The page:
The old childhood perk of cashing in deposits on drink bottles could be reintroduced into New Zealand if local government politicians get their way.

Tauranga City Council yesterday backed a Local Government Association remit for the return to the days when soft drink and beer bottles carried a deposit.

If passed at the national conference, it would result in the organisation that represents New Zealand's councils asking the Government to bring in a deposits on bottles scheme within two years.

The only dissenting vote yesterday was Councillor Gail McIntosh who explained after the meeting that returning to deposits on bottles would create more bureaucracy.


''There are more ways to skin a cat.''

She said people were recycling far more than they used to, and the scheme would be an administrative nightmare.

''It's time has gone.''

Councillor Catherine Stewart said it was a great opportunity to get serious and make some headway on a waste problem.

The promoter of the scheme, the Palmerston North City Council, said it would reduce the number of recyclable drink bottles going into landfill or not being recycled.

Councillors Kelvin Clout and John Robson both nostalgically recalled childhoods when they scavenged for glass bottles to earn a bit of cash for treats. Mr Clout recalled how a large bottle was worth 4c and a smaller bottle 2c.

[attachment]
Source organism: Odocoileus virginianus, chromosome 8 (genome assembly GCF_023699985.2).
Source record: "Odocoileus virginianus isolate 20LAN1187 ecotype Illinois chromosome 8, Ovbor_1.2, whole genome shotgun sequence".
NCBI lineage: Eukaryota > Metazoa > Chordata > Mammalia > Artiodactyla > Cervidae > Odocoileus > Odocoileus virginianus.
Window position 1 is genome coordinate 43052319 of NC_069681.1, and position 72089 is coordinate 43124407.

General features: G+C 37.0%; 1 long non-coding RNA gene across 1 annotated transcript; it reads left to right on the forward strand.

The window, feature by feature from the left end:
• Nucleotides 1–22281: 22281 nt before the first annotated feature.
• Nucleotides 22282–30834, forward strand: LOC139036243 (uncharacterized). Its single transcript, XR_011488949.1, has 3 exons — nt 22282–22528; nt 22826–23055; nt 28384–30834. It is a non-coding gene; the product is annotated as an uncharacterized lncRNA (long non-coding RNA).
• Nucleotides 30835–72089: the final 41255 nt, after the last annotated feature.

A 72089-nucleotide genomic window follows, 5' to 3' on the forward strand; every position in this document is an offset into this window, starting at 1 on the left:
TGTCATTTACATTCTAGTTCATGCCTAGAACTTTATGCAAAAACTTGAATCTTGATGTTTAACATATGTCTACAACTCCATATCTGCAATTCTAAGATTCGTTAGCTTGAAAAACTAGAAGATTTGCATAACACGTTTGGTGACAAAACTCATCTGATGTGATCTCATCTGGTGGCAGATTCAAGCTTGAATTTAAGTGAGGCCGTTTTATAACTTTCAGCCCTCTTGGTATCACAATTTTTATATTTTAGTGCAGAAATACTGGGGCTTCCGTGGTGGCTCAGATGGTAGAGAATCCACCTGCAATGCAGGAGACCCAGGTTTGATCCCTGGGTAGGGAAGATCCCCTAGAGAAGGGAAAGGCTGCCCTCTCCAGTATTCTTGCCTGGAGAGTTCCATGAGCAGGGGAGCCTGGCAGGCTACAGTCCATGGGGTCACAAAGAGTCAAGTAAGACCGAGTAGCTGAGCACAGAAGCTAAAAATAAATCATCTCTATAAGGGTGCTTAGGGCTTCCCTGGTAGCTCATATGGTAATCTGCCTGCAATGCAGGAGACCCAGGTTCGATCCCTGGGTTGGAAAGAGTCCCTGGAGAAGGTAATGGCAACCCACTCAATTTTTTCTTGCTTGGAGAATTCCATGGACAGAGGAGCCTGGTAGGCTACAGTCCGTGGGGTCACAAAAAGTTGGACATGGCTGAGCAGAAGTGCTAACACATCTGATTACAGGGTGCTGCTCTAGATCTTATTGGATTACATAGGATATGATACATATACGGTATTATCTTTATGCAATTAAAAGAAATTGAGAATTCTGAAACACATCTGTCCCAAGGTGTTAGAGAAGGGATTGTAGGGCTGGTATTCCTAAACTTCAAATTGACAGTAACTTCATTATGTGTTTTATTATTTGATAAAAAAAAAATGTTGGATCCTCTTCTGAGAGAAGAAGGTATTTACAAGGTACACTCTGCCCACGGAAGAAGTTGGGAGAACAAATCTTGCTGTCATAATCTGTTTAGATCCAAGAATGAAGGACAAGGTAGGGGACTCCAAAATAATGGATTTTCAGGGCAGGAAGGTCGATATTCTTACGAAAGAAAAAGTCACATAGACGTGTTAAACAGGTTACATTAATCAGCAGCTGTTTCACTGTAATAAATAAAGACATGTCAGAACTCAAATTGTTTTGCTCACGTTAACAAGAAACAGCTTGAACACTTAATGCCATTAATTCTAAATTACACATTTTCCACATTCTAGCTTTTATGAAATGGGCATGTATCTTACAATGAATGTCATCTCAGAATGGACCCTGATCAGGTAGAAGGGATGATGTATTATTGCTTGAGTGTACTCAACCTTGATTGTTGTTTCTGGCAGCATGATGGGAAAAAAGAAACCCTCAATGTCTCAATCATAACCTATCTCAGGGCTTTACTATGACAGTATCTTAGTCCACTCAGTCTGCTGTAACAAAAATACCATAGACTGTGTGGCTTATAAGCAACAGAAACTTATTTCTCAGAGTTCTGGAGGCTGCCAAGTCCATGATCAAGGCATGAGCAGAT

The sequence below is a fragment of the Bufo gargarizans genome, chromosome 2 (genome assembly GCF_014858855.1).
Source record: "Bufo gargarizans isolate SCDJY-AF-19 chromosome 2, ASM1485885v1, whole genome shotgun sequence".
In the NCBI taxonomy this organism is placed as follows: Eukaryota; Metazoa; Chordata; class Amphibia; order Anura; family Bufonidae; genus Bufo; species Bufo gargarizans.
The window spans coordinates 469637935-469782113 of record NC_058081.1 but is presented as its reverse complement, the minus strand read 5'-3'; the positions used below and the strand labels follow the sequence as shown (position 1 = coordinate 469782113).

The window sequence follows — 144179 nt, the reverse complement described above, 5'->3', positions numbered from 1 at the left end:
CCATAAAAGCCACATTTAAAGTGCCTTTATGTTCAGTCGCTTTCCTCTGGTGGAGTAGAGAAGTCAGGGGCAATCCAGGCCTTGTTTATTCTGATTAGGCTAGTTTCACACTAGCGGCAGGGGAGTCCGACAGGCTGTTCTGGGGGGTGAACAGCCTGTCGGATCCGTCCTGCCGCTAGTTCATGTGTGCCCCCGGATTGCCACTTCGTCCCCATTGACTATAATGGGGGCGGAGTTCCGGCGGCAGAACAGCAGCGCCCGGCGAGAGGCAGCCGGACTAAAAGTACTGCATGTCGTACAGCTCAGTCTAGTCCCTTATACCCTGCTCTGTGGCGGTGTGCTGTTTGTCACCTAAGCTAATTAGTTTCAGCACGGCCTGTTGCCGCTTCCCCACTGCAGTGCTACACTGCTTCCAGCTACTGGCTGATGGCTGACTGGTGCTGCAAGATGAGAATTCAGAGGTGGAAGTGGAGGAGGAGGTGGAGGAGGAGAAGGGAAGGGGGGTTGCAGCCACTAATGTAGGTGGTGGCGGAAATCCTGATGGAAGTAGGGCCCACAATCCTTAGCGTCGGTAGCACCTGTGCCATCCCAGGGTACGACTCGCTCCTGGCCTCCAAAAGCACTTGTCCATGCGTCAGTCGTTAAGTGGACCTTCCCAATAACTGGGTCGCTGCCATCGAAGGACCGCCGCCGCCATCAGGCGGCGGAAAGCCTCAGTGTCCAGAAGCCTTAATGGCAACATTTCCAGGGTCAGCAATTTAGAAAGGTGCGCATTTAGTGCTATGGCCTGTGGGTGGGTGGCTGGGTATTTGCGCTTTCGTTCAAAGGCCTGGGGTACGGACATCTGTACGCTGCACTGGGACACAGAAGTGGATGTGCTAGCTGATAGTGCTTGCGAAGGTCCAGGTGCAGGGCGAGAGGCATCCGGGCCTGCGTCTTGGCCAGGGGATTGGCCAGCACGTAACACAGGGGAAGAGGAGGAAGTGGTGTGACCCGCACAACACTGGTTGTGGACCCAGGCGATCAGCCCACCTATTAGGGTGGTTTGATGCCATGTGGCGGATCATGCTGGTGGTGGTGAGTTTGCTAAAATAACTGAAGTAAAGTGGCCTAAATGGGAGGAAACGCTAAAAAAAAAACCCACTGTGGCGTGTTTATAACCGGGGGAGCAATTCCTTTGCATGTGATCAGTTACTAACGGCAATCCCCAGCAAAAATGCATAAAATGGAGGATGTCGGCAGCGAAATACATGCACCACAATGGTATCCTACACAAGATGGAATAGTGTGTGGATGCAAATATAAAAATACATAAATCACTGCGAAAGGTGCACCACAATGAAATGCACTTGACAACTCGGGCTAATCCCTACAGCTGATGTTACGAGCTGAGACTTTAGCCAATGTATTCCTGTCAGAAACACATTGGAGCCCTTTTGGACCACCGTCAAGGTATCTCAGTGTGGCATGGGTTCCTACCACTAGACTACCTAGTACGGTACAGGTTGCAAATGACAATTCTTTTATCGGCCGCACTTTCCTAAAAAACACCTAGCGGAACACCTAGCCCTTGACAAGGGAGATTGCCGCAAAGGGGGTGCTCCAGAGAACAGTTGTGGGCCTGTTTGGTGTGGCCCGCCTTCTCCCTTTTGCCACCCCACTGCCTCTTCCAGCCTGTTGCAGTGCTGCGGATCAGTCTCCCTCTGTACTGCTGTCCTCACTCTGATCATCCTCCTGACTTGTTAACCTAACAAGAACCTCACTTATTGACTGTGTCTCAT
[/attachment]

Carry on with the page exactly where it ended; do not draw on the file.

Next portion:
"Many young people will be out on the streets picking up bottles," he said.

The remit, which had also been supported by the Local Government Association's metropolitan sector, said container deposit systems operated in a variety of ways internationally.

Depending on the system, containers were returned to the manufacturers via retailers, collection depots, reverse vending machines or recovered as part of existing waste or recycling systems.

Legislation required that manufacturers took responsibility for the returned containers, either to refill, recycle or disposal. The goal of the scheme was to reduce the environmental impacts of the product.

"Under the Waste Minimisation Act 2008, the Minister for the Environment can declare a product to be a priority product.

"The Minister has not yet declared any priority products, and thus far only voluntary product steward schemes exist in New Zealand," the remit said.